of stretch mesh that allows the contents of the pocket to get some
      air. (Maybe I can put a puppy in there… nah, how about some wet gear?)
      A little patch of the mesh is at the bottom of the pocket to allow
      water to drain from it. The pocket stuffs from the top and closes with
      a single quick connect fastener.

      On either side of the pack are side pockets made of the same grey
      stretch woven nylon with Lycra. These pockets have dual entry options.
      Besides opening at the top they also can be accessed from the side
      closest to me. The pockets are very roomy and can hold standard
      Nalgene bottles, or my favorite Aquafina bottles with ease. They also
      have a patch of mesh at the bottom to allow water to drain from them.
      Nice touch.

      At the bottom of the pack are two ice axe or tool loops. Below them
      and to the side a bit more are two larger gear loops. They are large
      enough to put most skis through, something that I really like to see.

      There is a pair of removable external sleeping pad straps at the
      bottom of the pack.

      Compression is handled by what they call the StraightJacket wings and
      straps on the front of the pack. The wings are made of a double
      thickness of the heavy nylon. Three straps with quick-connect buckles
      go from one StraightJacket wing to the other. Along with the one upper
      compression strap on the upper sides of the Aether the load can be
      compressed and adjusted to suit. Two extra female connections at the
      right side (when worn) allow two of the StraightJacket straps to go
      all the way across, letting the pack volume be greatly reduced when
      space is not needed.

      A removable top pocket/lid sits above the main pack body. It is
      accessed by a single pulled zipper. A key clip may be found inside.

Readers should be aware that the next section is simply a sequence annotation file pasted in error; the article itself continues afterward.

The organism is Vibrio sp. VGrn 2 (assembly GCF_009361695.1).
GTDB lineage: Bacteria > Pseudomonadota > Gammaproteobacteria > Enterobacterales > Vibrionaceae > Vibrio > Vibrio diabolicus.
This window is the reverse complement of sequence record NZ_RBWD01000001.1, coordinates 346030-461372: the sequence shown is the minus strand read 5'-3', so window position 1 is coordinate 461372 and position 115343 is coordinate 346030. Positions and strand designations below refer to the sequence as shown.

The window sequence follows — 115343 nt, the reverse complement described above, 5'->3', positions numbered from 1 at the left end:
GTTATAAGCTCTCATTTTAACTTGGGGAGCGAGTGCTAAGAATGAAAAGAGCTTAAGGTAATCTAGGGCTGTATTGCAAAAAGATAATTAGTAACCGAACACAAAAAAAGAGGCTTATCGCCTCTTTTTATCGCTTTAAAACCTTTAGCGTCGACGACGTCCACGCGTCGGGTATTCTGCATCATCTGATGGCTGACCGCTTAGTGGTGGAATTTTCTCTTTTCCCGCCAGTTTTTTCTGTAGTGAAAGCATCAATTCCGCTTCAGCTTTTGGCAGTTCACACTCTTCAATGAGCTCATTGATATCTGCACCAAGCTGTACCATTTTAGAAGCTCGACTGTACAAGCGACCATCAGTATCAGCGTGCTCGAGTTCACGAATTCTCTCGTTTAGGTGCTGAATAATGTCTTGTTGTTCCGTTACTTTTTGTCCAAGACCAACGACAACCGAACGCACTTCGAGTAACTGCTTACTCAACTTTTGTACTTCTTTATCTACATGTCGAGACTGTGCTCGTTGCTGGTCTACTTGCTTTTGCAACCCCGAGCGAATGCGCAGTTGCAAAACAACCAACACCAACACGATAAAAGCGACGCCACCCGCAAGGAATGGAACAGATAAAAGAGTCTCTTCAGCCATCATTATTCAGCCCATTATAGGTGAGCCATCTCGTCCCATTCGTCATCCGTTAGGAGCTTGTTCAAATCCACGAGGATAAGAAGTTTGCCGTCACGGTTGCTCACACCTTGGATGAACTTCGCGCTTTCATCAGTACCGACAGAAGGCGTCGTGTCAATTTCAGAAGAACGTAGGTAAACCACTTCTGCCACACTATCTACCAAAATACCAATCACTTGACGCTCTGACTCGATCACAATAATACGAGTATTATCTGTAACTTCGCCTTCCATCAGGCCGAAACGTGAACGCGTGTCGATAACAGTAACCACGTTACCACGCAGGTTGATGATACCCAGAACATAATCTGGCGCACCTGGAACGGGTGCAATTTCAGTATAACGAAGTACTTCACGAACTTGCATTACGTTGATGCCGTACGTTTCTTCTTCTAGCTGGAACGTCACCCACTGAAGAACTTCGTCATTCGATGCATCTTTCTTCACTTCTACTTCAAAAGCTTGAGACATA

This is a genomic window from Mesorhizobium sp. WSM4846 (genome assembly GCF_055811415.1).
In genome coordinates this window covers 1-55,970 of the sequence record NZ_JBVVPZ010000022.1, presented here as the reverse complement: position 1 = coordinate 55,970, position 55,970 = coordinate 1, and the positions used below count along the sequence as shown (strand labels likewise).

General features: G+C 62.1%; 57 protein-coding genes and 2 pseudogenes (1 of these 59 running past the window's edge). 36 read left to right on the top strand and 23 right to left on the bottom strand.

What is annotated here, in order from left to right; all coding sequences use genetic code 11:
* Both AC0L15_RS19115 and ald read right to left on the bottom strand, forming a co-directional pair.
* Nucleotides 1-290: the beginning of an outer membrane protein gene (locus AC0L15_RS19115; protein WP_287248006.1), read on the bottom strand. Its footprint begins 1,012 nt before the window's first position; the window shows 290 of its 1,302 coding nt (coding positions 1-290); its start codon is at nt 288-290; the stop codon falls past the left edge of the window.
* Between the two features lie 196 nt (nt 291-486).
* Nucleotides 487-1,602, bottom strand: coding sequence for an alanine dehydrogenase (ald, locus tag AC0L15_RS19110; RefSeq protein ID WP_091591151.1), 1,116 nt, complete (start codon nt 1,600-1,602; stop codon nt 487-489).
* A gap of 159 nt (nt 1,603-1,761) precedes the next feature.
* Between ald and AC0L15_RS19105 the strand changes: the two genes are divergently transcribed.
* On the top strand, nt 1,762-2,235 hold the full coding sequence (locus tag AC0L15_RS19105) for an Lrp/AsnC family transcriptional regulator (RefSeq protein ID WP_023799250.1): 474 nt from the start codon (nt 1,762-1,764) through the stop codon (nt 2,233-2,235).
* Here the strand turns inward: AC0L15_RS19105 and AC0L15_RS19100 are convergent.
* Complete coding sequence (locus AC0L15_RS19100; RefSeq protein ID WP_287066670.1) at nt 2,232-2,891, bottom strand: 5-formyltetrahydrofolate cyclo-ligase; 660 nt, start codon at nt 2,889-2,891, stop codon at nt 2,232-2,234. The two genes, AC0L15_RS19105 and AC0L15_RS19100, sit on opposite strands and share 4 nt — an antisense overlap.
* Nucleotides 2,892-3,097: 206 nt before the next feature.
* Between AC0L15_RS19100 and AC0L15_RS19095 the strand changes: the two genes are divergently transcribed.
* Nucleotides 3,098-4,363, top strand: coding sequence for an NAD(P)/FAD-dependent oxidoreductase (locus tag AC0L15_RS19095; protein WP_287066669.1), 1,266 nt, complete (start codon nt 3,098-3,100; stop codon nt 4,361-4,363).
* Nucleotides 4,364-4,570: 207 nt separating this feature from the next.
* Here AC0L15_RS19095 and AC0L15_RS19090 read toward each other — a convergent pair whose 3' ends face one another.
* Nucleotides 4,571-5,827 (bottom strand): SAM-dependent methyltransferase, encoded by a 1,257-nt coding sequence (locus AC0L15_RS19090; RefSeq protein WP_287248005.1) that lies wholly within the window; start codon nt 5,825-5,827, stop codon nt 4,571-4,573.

The lid closes the body of the pack by the use of two short straps
      that run from the upper side-compression straps up to connectors on
      the lid. The lid turns into a fanny pack by taking the hip belt off
      the main pack and threading it through the designated spot on the lid.
      A cool detail is the ridged foam lumbar pad that may add to the
      comfort level and heat transfer while wearing it. Here is a shot of
      the underside of the lid.

      The hip compression webbing from the hipbelt can be threaded through
      the ladder locks. (the buckles to the side of the lumbar patch).
      Osprey suggests crossing the connector straps like an "X" for added
      compression and stability.

      The two zippers on the Aether have nylon cord with curved plastic
      finger pulls that are large enough to fit a gloved finger into.

      The Aether features an IsoForm harness with AirScape suspension. It
      has dual peripheral aluminum rods to stabilize the load and transfer
      weight close to the body. These run from the hip belt up the side of
      the pack. They turn at the top and go across the pack curving in the
      center to create an integral aluminum contoured headrail for maximum

      Helping spread the load is an HDPE framesheet with cutouts for weight
      reduction that has a single aluminum stay in the center of it. Between
      my back and the framesheet is a nubbed foam backpanel with a grip mesh
      covering to add breathability and comfort.

      The IsoForm shoulder straps are made of dual density spacer mesh foam.
      All seams are made to not contact the wearer. The shoulder straps have
      two adjustment straps on them. The one at the top of the shoulder
      adjust the distance the pack body rides away from my body. The one at
      the lower end of the shoulder strap pulls the pack down onto my
      shoulders changing the balance of weight between hip and shoulders. A
      sternum strap crosses the between the shoulder straps. It is mounted
      with sliders on a nylon strap to allow adjustment. The buckle of the
      sternum strap does double duty as an emergency whistle.

      The IsoForm hip belt is custom moldable using the warming ovens at
      Osprey dealers to heat the belt and then let it cool while wearing to
      give an instant fit. Once cooled the foam stays formed to my hips